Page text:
Bo Brownstein, founder of Fantasy Sports Combine, communicated with the NFL before removing current players from the roster of guests. Brownstein said he was not aware of the NFL's policy prior to hearing about the cancellation of Romo's competing event. Brownstein added that he didn't get a sense that the participating players at his event were aware of the policy, either.
That's hard to believe. None of the agents of the players were aware of the long-standing policy? Or were the players willing to test the boundaries and see if the NFL would enforce the policy on more than 100 players?
While voicing his displeasure last week, Romo pointed to the Detroit Lions' sponsorship deal with the MGM Grand casino in Detroit as an example of the NFL's inconsistent gambling policies.
Since 2012, the NFL has allowed teams to accept advertising from casinos under certain restrictions, with players receiving a cut of sponsorship revenue negotiated in the collective bargaining agreement. The casino being advertised "must not have a sportsbook and must not otherwise accept or promote gambling on actual sporting events." In a case like the MGM, which does not offer a sportsbook at its Detroit property, but does operate one of Nevada's largest books, the advertisements "must clearly and prominently advertise the locations that do not have a sportsbook."
It's certainly a fine line, similar to the one the league draws between fantasy sports and traditional sports betting. There is a legal distinction. Fantasy sports is legal in the majority of states, thanks to the Unlawful Internet and Gaming Enforcement Act. Sports betting is illegal in 46 states, due to a combination of federal and state laws. In addition to the legality, some claim fantasy sports is a game of skill, while traditional sports wagering is a game of chance. The UIGEA declares fantasy as a skill game, but there are no federal statutes that rule on sports betting as a skill game or chance.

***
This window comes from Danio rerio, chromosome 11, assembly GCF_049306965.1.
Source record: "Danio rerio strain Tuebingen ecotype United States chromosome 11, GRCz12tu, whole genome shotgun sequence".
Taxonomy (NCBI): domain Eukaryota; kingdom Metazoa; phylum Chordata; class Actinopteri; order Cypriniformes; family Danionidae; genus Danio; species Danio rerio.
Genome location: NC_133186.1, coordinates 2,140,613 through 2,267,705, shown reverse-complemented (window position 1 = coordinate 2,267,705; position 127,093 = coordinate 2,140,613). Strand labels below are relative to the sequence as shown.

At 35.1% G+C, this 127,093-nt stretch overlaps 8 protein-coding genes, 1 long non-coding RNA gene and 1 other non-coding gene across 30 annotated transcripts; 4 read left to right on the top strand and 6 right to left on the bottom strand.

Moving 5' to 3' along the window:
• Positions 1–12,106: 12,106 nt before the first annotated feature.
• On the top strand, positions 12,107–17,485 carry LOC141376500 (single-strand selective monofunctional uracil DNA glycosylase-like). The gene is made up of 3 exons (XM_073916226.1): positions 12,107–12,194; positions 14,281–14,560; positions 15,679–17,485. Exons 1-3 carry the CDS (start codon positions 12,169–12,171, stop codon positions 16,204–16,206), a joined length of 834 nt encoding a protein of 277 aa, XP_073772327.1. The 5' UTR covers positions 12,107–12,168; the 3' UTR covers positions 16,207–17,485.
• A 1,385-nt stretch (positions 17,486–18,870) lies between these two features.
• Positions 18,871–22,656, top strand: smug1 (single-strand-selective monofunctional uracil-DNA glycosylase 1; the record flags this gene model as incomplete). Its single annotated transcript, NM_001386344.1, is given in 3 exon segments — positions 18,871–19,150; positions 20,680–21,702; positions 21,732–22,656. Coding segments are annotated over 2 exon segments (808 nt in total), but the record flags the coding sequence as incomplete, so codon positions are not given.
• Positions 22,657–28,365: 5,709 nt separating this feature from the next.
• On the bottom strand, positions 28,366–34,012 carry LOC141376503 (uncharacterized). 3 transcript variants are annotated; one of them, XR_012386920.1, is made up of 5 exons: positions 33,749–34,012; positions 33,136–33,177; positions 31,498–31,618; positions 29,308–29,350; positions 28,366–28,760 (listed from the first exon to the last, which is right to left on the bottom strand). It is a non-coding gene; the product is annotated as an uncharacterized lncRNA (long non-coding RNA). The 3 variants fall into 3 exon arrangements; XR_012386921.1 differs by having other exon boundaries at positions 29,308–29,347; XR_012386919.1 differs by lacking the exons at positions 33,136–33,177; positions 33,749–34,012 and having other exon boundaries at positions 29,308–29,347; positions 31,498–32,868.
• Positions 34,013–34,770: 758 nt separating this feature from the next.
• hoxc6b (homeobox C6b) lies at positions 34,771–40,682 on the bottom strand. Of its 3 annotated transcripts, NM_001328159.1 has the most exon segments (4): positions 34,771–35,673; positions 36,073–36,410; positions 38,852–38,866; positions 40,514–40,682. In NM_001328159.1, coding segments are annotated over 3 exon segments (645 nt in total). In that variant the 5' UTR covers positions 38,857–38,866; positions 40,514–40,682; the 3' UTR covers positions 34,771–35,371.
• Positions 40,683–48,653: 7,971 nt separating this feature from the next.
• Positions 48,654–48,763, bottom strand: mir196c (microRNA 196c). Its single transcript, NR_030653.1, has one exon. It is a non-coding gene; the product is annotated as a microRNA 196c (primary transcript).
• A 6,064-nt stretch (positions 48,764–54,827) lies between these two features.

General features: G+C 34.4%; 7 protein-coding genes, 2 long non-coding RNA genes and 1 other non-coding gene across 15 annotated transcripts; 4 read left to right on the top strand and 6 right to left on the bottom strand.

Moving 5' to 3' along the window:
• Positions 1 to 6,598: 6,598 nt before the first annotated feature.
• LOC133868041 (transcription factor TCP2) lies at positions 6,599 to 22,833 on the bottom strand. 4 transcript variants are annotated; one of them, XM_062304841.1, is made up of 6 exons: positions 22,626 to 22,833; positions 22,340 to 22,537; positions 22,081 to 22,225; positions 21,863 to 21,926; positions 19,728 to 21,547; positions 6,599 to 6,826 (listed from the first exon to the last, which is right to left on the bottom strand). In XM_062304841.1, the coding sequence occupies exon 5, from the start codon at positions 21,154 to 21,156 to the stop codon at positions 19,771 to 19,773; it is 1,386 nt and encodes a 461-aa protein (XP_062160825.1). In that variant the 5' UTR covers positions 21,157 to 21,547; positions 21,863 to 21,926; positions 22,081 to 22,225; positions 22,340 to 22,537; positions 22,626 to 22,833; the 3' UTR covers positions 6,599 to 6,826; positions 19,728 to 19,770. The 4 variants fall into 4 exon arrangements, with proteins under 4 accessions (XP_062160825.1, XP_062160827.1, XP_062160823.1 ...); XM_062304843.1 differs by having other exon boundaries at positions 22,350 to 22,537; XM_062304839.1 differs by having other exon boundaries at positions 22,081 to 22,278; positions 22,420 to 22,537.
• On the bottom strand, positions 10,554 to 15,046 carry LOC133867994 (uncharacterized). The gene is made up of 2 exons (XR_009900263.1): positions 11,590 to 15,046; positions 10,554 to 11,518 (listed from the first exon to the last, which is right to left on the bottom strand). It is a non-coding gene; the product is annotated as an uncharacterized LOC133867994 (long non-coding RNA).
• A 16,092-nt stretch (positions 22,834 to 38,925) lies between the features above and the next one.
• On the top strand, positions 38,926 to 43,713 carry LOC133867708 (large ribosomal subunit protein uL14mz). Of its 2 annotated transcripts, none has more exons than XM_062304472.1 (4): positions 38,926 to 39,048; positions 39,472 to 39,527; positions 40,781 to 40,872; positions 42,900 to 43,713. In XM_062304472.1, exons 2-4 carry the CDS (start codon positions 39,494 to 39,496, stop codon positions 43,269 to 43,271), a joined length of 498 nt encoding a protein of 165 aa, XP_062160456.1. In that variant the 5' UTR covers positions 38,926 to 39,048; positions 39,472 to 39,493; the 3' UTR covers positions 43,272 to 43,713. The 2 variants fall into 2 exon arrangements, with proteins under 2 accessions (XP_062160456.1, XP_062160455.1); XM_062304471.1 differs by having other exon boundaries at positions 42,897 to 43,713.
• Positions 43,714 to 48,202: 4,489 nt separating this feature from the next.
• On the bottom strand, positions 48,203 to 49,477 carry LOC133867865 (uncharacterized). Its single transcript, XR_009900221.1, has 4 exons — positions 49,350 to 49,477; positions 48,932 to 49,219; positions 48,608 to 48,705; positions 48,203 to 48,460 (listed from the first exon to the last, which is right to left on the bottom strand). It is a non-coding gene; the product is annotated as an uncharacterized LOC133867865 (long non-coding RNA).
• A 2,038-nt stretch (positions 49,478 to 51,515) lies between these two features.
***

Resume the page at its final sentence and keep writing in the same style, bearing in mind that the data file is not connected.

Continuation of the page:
However, traditional sports betting does have a surprising advocate in the skill argument -- the NFL. According to legal documents from a 2003 proceeding involving the NFL and State of Delaware obtained by ESPN Chalk, NFL attorneys argued that the state could not adopt sports betting as a lottery, "because of the significant role that skill would play in such sports gambling."
Regardless, the Romo incident wasn't about fantasy football. This was about the NFL sticking to its relentless quest to protect the integrity of the games, while at the same time, absorbing more accusations of hypocrisy.
As of Monday morning, the NFLPA had not provided a response to multiple ESPN requests for comment.
The Fantasy Sports Combine is moving forward and will take place, albeit with no current players, July 17-18 at the Wynn resort and casino in Las Vegas; Romo's event has been rescheduled for 2016 in Los Angeles.
In the meantime, the NFL's battle over its integrity continues.
A scathing Sunday editorial in the Las Vegas Review-Journal began with the line, "Hypocrisy, thy name is Roger Goodell."
"It's the biggest hypocrisy in sports," sports and entertainment lawyer Scott Andresen told The New York Times in article with the headline, "NFL's Unsteady Stance on a Tricky Gambling Landscape." "The N.F.L. and other leagues are in opposition to legalized sports gambling because they haven't quite figured out how to monetize it. Once they do, they'll all be on board."
That day could be sooner than later. A decision from the Third Circuit Court of Appeals in the New Jersey sports betting case vs. the NCAA and four professional sports leagues is expected any day. If New Jersey were to pull off the upset, any alleged hypocrisy could end quickly.